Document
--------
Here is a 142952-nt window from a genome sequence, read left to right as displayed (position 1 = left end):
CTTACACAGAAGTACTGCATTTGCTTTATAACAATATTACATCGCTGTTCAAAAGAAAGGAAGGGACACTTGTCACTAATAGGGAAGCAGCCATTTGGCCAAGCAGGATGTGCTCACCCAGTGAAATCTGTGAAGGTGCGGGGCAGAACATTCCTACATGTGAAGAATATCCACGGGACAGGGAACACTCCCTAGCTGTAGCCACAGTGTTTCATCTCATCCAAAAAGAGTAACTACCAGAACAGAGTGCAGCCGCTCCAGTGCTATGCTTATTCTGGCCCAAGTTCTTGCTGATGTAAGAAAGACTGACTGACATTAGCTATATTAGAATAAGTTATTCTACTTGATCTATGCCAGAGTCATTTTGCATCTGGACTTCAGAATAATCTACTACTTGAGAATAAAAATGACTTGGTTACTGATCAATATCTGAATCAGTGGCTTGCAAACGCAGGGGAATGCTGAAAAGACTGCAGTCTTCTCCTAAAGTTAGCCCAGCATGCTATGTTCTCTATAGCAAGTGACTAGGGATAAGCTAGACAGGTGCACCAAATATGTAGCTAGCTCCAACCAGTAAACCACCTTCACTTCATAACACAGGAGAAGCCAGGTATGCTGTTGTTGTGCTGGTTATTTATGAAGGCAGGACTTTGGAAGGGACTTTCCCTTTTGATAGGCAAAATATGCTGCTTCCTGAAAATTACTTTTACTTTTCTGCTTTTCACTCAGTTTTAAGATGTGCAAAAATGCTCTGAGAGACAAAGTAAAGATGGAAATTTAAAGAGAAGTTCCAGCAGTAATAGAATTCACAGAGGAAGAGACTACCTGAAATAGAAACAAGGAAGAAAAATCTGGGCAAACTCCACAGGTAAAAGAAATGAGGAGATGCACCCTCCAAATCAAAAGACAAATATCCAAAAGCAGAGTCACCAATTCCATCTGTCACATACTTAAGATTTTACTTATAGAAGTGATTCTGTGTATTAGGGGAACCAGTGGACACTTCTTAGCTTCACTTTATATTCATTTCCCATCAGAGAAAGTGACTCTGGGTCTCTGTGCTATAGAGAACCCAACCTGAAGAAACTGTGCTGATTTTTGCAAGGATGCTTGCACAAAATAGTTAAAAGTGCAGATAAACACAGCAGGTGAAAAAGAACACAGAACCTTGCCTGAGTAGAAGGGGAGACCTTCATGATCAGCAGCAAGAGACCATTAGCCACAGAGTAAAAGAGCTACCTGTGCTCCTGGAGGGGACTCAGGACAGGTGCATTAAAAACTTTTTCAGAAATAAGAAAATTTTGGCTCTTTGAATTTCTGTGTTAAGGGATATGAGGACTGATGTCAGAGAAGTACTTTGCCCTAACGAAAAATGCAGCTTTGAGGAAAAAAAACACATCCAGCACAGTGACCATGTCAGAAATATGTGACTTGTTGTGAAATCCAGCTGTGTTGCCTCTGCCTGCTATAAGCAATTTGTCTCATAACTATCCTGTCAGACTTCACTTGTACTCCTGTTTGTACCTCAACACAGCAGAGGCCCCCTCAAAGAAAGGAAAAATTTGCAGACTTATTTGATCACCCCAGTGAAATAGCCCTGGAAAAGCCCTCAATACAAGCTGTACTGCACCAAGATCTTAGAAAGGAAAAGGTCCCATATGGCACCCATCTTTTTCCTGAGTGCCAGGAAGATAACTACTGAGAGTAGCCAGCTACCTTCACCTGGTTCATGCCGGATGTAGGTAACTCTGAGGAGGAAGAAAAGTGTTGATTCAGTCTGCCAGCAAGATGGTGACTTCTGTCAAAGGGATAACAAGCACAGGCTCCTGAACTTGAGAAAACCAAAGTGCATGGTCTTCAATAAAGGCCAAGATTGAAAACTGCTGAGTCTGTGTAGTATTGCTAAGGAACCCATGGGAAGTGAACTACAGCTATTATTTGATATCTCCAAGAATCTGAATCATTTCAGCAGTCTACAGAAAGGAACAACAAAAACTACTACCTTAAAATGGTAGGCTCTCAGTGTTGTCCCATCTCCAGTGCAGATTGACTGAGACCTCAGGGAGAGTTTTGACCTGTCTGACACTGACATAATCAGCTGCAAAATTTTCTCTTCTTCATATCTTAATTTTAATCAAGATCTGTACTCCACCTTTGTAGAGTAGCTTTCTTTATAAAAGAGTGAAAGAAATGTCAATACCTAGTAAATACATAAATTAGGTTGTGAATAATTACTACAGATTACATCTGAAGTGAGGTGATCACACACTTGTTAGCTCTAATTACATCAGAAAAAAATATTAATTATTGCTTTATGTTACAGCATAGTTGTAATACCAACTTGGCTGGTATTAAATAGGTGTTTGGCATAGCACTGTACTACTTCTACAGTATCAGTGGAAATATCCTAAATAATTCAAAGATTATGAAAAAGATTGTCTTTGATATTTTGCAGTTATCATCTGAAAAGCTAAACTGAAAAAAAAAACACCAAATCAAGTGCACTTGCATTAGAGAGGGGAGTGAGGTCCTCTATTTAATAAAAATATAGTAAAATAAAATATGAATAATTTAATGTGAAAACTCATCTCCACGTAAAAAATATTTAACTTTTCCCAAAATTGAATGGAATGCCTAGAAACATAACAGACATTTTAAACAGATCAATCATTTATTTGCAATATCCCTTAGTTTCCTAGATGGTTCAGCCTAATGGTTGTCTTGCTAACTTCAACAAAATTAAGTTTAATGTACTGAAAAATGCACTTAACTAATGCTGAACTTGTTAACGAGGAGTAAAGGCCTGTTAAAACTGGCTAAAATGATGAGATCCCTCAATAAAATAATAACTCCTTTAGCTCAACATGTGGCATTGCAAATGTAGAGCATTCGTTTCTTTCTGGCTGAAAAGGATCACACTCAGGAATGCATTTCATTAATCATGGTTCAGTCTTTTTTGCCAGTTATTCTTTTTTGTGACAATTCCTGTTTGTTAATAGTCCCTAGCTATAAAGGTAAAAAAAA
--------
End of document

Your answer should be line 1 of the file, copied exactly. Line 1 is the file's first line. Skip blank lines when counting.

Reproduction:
Here is a 142952-nt window from a genome sequence, read left to right as displayed (position 1 = left end):